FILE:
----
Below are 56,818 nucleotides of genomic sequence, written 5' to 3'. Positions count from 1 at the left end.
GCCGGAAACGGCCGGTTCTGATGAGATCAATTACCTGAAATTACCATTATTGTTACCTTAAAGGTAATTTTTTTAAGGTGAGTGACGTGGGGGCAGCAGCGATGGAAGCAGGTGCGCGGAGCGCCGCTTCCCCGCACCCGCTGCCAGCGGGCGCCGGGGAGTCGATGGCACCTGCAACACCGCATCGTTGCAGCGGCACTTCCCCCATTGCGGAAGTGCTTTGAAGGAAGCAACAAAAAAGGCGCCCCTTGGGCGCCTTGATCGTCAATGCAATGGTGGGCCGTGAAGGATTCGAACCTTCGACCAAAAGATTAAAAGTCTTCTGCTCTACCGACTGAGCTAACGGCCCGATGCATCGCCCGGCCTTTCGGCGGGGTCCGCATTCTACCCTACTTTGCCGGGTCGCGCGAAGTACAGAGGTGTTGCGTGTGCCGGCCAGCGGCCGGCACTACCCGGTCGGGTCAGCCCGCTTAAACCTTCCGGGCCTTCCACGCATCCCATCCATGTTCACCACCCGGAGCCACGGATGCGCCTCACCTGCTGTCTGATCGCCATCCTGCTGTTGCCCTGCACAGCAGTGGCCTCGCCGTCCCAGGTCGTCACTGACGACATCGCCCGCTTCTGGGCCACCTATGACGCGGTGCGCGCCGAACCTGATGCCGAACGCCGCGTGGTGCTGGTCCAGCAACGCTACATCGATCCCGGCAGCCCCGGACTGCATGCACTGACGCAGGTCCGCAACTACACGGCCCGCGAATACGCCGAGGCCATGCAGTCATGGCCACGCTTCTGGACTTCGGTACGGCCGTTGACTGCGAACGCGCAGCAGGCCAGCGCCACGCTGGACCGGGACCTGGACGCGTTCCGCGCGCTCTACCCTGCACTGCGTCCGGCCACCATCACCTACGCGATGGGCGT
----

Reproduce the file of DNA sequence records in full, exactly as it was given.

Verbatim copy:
Below are 56,818 nucleotides of genomic sequence, written 5' to 3'. Positions count from 1 at the left end.
GCCGGAAACGGCCGGTTCTGATGAGATCAATTACCTGAAATTACCATTATTGTTACCTTAAAGGTAATTTTTTTAAGGTGAGTGACGTGGGGGCAGCAGCGATGGAAGCAGGTGCGCGGAGCGCCGCTTCCCCGCACCCGCTGCCAGCGGGCGCCGGGGAGTCGATGGCACCTGCAACACCGCATCGTTGCAGCGGCACTTCCCCCATTGCGGAAGTGCTTTGAAGGAAGCAACAAAAAAGGCGCCCCTTGGGCGCCTTGATCGTCAATGCAATGGTGGGCCGTGAAGGATTCGAACCTTCGACCAAAAGATTAAAAGTCTTCTGCTCTACCGACTGAGCTAACGGCCCGATGCATCGCCCGGCCTTTCGGCGGGGTCCGCATTCTACCCTACTTTGCCGGGTCGCGCGAAGTACAGAGGTGTTGCGTGTGCCGGCCAGCGGCCGGCACTACCCGGTCGGGTCAGCCCGCTTAAACCTTCCGGGCCTTCCACGCATCCCATCCATGTTCACCACCCGGAGCCACGGATGCGCCTCACCTGCTGTCTGATCGCCATCCTGCTGTTGCCCTGCACAGCAGTGGCCTCGCCGTCCCAGGTCGTCACTGACGACATCGCCCGCTTCTGGGCCACCTATGACGCGGTGCGCGCCGAACCTGATGCCGAACGCCGCGTGGTGCTGGTCCAGCAACGCTACATCGATCCCGGCAGCCCCGGACTGCATGCACTGACGCAGGTCCGCAACTACACGGCCCGCGAATACGCCGAGGCCATGCAGTCATGGCCACGCTTCTGGACTTCGGTACGGCCGTTGACTGCGAACGCGCAGCAGGCCAGCGCCACGCTGGACCGGGACCTGGACGCGTTCCGCGCGCTCTACCCTGCACTGCGTCCGGCCACCATCACCTACGCGATGGGCGT